Fisheries Infosite

Environmental Issue

Deepwater trawl (vessels over 28 metres) - Seabird interactions 

Birds are attracted to larger offshore trawl vessels that fish for deepwater species. Some birds get hit by trawl warps or are caught in the net when it is near the surface.
Evidence of bird captures from overseas and in New Zealand's offshore trawl fleet suggests this may be a significant risk to seabird populations, some of which are considered threatened or endangered.
Extent of the issue
New Zealand has a significant deepwater trawl fleet. Much of this fleet has far higher observer coverage than the inshore fleet. So we have relatively good information on seabird deaths in most of these fisheries.
Management measures, including mandatory and non-regulatory seabird mitigation measures have lead to a decrease in the numbers of birds getting hit by trawl warps. During trawling for orange roughy and oreo, seabird captures are currently less than 0.01 per tow.
Current management
Mitigation measure are employed by deepwater vessels to reduce interactions with seabirds. Government regulations mean bird-scaring devices must be used by all vessels whenever trawling - to keep birds away from trawl warps. As well as this, industry works to ensure all vessels over 28 metres in length have and follow a voluntary Vessel Management Plan (VMP). VMPs specifiy measures that must be followed to reduce the risk to seabirds - things like storing offal while trawling, or not dumping offal overboard when the net is near the surface.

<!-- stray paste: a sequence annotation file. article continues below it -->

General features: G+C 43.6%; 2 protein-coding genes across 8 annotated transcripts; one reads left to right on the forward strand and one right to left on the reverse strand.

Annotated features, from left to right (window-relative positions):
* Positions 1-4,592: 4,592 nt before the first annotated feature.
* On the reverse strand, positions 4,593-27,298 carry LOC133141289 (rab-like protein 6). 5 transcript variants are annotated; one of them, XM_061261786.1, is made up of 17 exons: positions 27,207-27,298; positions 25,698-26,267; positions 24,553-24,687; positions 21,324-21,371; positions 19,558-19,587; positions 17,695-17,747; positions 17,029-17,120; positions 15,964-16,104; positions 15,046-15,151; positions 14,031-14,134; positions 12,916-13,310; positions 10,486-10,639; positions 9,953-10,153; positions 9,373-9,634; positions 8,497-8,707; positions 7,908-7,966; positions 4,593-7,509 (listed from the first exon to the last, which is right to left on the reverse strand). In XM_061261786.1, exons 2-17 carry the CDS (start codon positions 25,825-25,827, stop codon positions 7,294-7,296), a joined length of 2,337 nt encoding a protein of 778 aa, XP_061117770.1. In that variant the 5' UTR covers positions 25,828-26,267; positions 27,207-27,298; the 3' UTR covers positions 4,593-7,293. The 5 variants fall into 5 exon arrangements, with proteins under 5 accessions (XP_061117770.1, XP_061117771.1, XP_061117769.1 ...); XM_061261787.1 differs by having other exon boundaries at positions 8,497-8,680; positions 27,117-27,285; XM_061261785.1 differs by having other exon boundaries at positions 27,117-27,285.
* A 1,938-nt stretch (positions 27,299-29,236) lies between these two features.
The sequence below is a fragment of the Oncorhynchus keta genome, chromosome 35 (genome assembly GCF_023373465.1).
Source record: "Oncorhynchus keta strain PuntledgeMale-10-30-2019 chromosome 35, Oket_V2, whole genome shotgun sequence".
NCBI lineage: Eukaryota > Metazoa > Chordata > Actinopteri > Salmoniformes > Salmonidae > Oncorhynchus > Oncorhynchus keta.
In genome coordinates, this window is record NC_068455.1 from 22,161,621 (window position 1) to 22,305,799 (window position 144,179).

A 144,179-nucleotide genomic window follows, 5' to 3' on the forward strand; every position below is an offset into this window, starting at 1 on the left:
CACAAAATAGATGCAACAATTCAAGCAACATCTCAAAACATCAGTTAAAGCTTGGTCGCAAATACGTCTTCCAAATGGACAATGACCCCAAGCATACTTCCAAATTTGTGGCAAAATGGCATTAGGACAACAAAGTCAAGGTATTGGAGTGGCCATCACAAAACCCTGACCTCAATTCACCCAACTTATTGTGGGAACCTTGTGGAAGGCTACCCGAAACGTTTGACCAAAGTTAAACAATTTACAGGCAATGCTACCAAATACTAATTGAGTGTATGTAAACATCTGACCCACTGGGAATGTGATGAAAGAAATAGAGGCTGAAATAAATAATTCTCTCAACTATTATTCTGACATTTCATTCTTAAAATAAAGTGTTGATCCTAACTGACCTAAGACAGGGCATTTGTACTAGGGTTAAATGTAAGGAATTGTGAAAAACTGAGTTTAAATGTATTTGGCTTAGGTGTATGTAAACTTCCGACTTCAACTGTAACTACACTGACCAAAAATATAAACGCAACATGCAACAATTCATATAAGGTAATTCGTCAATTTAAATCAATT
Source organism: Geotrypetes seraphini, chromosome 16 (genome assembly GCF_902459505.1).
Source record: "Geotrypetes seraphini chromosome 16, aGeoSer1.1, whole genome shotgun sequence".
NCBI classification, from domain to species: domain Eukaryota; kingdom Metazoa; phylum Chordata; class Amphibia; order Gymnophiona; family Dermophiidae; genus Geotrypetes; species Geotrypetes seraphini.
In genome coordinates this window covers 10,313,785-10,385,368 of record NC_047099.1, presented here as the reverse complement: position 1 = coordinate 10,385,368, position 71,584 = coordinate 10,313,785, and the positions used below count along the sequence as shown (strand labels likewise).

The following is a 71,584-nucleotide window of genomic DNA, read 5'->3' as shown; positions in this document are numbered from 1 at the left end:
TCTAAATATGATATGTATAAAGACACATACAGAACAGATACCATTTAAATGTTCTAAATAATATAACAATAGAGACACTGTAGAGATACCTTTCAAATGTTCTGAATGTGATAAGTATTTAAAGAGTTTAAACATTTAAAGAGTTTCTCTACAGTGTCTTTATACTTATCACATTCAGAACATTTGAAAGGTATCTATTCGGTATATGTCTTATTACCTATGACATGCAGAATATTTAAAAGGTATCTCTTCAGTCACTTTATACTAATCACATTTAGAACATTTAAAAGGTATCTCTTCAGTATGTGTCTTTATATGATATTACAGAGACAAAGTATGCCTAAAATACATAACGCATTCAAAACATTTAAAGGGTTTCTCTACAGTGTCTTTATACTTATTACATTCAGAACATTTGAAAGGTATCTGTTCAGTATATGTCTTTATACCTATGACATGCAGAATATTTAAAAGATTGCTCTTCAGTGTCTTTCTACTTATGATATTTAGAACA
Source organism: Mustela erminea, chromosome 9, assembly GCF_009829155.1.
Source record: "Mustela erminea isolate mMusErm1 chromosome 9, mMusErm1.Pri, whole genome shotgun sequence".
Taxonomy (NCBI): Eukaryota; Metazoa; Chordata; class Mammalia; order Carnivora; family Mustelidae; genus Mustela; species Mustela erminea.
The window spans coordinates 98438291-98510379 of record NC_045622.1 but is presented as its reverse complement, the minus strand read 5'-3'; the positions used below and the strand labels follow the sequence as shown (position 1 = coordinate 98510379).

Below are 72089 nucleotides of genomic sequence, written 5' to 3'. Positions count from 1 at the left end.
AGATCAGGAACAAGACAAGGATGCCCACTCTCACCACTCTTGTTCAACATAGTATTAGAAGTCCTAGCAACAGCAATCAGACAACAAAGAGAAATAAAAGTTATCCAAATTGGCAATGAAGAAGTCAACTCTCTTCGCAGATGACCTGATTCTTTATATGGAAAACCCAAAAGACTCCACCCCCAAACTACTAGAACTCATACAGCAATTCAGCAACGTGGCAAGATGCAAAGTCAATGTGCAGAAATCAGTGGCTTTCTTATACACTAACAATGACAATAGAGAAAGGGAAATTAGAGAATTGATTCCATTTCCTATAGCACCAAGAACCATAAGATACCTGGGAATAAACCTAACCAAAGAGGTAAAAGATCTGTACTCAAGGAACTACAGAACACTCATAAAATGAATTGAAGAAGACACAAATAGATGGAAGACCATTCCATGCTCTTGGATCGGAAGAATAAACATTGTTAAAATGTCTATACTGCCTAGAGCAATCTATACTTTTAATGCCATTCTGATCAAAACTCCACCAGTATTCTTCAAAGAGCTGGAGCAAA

Future management
Industry, government and environmental groups continue working together to reduce seabird deaths in these fisheries. Fishing-related risks for all New Zealand seabird species will be assessed as part of New Zealand's National Plan of Action (NPoA) to reduce seabird capture in fisheries. Treatment plans will be developed where risks are considered above 'acceptable' levels. 
Documents / links
Documents around NPOA seabirds / seabird standard; Abraham & Thompson 2008